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Tests show school improvements, needs

A Mississippi Department of Education report released Thursdayshows generally positive trends in state assessment testing, butalso reveals a few areas where more emphasis may be needed.

The State Assessment Results report for school year 2003-2004combines the aggregate scores for Mississippi public schoolstudents on the state’s curriculum test and Subject Area TestingProgram.

State testing was conducted in May and the results weretabulated over the summer. A second report, which will be releasedin mid-August, will further break down the information into howindividual school districts fared in the testing.

Dr. Prentiss Smith, president of the Brookhaven School DistrictBoard of Trustees, said he felt the state did well and hoped thedistrict will fare as well when those results are compiled.

“I haven’t seen them yet, but my preliminary understanding isthe scores have gone up and our board, as well as all the citizensaround the state, should be pleased that our public school scoresare going in a positive direction,” he said. “We feel likeBrookhaven will follow that trend when those scores are releasednext month.”

Lawrence County School District Superintendent Russell Caudillagreed.

“In the past few years, Mississippi has shown more progress thanmost states and I expect that trend to continue this year,” hesaid.

The state of Mississippi’s education prior to the establishmentof the accountability inherent to the No Child Left Behind Act of2001 was poorer than in other states, he said, and givesMississippi more room to advance quickly.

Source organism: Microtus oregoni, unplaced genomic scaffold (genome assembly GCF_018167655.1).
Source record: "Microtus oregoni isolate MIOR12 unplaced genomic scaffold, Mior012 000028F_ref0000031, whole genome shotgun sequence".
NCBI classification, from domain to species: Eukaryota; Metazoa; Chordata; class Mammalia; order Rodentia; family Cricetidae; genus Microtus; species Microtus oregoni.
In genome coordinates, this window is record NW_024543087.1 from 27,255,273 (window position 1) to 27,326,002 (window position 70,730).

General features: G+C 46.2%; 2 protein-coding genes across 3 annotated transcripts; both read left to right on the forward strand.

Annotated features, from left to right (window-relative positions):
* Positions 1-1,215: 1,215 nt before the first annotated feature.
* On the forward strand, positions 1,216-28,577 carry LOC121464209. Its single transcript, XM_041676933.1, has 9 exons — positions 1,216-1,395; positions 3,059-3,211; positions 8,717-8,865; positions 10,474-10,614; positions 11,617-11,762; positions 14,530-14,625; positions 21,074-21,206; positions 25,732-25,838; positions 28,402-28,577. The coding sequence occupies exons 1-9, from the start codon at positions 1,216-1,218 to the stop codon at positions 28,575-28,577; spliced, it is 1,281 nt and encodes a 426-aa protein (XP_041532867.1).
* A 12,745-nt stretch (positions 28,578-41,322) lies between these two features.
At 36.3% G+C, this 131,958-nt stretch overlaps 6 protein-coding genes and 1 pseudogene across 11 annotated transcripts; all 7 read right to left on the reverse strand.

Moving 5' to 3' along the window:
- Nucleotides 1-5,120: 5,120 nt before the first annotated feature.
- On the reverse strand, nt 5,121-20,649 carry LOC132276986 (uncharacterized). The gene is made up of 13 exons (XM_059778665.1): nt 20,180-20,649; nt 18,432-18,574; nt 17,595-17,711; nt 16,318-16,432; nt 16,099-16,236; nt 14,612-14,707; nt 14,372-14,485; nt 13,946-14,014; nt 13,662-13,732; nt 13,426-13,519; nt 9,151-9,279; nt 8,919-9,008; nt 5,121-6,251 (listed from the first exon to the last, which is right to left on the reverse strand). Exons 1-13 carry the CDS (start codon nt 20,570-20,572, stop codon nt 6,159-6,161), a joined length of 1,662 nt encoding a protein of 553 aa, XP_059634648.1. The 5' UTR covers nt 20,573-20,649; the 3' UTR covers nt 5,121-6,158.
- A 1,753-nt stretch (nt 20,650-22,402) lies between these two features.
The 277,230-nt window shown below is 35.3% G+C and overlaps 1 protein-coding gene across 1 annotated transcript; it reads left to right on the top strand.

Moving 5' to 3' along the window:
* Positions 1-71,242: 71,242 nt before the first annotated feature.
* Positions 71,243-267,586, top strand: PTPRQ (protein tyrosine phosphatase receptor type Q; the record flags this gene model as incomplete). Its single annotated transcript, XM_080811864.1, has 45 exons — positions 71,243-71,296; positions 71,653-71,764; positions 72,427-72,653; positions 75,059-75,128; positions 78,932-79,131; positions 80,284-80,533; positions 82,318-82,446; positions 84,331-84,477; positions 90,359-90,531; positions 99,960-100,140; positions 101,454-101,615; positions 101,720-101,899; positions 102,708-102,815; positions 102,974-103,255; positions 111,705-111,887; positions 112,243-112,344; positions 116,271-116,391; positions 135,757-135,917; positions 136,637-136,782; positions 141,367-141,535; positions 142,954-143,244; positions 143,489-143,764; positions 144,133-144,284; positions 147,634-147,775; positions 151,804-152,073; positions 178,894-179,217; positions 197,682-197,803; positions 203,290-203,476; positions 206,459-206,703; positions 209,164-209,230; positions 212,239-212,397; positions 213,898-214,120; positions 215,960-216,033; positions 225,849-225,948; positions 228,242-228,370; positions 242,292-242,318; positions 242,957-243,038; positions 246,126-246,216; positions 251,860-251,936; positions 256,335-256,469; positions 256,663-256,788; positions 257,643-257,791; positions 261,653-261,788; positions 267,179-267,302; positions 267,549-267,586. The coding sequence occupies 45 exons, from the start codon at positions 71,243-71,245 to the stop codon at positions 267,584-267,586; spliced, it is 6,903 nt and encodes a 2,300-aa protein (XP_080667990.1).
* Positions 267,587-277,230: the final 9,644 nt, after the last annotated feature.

“We probably had more room for improvement in general (thanother states), but I think the hard work everyone has put into itis paying off,” Caudill said. “We have very dedicated and qualifiedteachers, and that has allowed Mississippi to show a lot ofprogress in the last few years.”

It was the fourth year for the state to administer theMississippi Curriculum Test (MCT) and the fourth year for the stateto either show improvements or remain stable at nearly every level.The MCT tests students in grades 2-8 in reading, language andmath.

The 2004 scale scores were higher than the scores in 2003 in allcontent areas at all grade levels except for grade 2 reading andmathematics, grade 5 reading and grade 6 language.

Student performance on the MCT is also assessed foraccountability by meeting certain academic standards with everystudent’s score falling into one of four proficiency levels -Minimal, Basic, Proficient and Advanced. Students at the Basiclevel display partial mastery of the material while thosecategorized as Proficient demonstrate mastery of the content areaand skills required for success at the next grade level.

The goal of the No Child Left Behind Act is to move all studentsfrom the Minimal and Basic levels to Proficient by 2006.

Mississippi students at the Basic level or higher increasedtheir scores or remained constant at all grade levels in reading.In language and math, the percentage increased at every grade.

The percentage of students scoring at the Proficient level orhigher increased at all grade levels in all content areas exceptfor grade 7 reading and grade 6 language, where it remainedconstant, and in grade 8 language, which dropped by one point.

The Mississippi Subject Area Testing Program (SATP) testsstudents on their knowledge of Algebra I, Biology I, U.S. Historyand English II. English II is further broken down into twocategories, a multiple choice test and a writing assessment, whichincludes narrative and informative essays.

According to the report, students improved in every area of theSATP except the English II writing assessments, which droppedslightly. However, those scores are expected to fluctuate from yearto year because multiple writing prompts are used, the writingprompts are changed for each administration, and they can not bestatistically compared.

This is the third year the SATP counted as a graduationrequirement for students taking the test.